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The Evil In Us (2016)

The Evil In Us (2016)

Writer: Jason William Lee
Director: Jason William Lee

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Full Review

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The Evil In Us sets out its stall very early: the opening title sequence is literally a bloodbath, albeit a stylish one. After that we join a police unit responding to reports of a noisy party. When they enter the apartment they find a scene of carnage.

Switch from that to the main story: a group of six not-quite-teens off for a holiday at the traditional deserted-house-on-an-island. Clearly we're in for a 'guess the killer' type story - and there are a whole host of suspicious characters, both amongst the youngsters and the locals. As things get nasty on the island we cut between it and the police investigation which provides us with the background we need to keep track with what's going on. Vampire? Werewolf? Serial Killer? Initially we don't know.

Then we get a hint of a third story strand: a quick flash of some sort of paramilitary research establishment. Now all sorts of new possibilities are on the table.

There are some interesting ideas in this film and the script is more intelligent than most. The young characters are also better defined than in many similar films. And despite the credit sequence there really isn't an excessive amount of gore; lots of death and blood, but little actual gore.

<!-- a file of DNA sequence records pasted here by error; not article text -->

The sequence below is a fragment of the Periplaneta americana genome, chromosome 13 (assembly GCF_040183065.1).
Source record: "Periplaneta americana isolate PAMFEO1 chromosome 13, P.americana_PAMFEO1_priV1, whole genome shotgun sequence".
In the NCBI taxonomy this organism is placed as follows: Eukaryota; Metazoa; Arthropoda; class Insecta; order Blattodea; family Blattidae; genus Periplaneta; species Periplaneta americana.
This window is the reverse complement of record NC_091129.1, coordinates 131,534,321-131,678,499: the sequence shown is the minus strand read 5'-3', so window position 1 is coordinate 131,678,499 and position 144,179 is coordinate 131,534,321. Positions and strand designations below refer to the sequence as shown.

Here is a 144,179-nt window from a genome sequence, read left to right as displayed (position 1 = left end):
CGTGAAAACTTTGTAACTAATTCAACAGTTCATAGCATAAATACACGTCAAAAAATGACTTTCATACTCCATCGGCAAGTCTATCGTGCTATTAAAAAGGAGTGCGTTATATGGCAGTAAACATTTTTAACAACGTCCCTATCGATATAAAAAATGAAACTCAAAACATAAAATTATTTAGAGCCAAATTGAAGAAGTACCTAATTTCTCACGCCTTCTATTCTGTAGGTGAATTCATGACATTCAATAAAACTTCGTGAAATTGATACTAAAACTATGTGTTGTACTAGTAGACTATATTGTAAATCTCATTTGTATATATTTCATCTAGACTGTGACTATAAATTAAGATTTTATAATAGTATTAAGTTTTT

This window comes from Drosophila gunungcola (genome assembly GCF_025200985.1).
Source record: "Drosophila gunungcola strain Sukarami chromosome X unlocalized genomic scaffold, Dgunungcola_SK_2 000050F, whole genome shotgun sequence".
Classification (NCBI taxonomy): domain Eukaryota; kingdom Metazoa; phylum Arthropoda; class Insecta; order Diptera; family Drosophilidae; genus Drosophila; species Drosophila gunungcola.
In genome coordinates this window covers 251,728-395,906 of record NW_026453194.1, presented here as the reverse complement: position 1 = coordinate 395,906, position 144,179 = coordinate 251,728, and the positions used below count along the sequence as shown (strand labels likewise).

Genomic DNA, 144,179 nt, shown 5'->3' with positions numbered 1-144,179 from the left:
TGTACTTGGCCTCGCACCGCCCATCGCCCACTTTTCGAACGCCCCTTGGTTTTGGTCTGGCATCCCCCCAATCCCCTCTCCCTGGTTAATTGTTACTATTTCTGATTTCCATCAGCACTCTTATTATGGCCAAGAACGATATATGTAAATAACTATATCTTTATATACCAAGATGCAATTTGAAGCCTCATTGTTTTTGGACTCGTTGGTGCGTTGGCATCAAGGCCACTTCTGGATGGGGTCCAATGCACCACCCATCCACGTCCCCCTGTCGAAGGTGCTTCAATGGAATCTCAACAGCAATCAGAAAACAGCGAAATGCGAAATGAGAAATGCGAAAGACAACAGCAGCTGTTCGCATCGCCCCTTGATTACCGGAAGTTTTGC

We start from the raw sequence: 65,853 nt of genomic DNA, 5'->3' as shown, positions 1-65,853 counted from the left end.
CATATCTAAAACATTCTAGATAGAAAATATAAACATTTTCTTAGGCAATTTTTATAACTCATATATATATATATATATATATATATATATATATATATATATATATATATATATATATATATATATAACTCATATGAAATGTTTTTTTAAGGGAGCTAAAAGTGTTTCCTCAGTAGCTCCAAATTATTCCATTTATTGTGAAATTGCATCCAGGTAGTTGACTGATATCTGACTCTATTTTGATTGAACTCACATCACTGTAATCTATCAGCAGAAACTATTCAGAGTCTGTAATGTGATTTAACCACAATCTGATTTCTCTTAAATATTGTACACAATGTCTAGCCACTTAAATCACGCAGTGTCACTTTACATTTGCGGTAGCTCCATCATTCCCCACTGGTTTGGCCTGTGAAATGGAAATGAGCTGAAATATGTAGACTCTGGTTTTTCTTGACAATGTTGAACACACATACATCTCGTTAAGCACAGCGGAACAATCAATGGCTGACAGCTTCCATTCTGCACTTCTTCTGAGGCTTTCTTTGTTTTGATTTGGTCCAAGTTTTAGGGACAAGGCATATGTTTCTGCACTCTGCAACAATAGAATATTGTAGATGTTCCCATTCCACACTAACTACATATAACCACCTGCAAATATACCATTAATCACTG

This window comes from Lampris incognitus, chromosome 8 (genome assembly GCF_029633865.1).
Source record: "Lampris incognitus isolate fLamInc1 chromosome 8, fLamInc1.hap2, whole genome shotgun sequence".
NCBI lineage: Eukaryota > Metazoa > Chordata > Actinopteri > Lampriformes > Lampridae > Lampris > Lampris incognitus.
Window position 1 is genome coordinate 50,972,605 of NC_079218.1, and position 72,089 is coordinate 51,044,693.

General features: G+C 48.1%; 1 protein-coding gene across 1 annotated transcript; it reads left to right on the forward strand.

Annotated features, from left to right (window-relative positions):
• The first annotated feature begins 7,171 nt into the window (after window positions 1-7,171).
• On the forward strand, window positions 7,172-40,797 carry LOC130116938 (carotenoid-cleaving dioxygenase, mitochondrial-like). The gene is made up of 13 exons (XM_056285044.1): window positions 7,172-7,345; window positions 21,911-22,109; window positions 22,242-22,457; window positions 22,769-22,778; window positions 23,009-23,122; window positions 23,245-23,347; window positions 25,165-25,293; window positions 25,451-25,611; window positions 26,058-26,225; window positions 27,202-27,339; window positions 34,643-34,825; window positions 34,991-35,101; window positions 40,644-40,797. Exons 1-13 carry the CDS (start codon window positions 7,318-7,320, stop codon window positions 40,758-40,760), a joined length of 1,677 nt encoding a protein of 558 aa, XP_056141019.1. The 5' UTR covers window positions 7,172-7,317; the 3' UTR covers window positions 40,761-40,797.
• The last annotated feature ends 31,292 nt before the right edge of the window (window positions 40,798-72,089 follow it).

The multiple story lines work well, the acting is competent and the script is smart. So why didn't I enjoy it more than I did?

The problem is the complete lack of atmosphere. Lee's direction doesn't match his writing and he seems unclear as to what sort of film he's making. There's an inappropriate MTV vibe to much of it and the choice of soundtrack music is off. It feels like an attempt to appeal to the True Blood / Twilight group who want to move up to something more serious, which really doesn't work.

And for all the smart writing during the story journey, the actual destination is very disappointing and unsubtle.

So The Evil In Us is a competent piece of writing let down by a poor ending and a confused, unengaging directing style.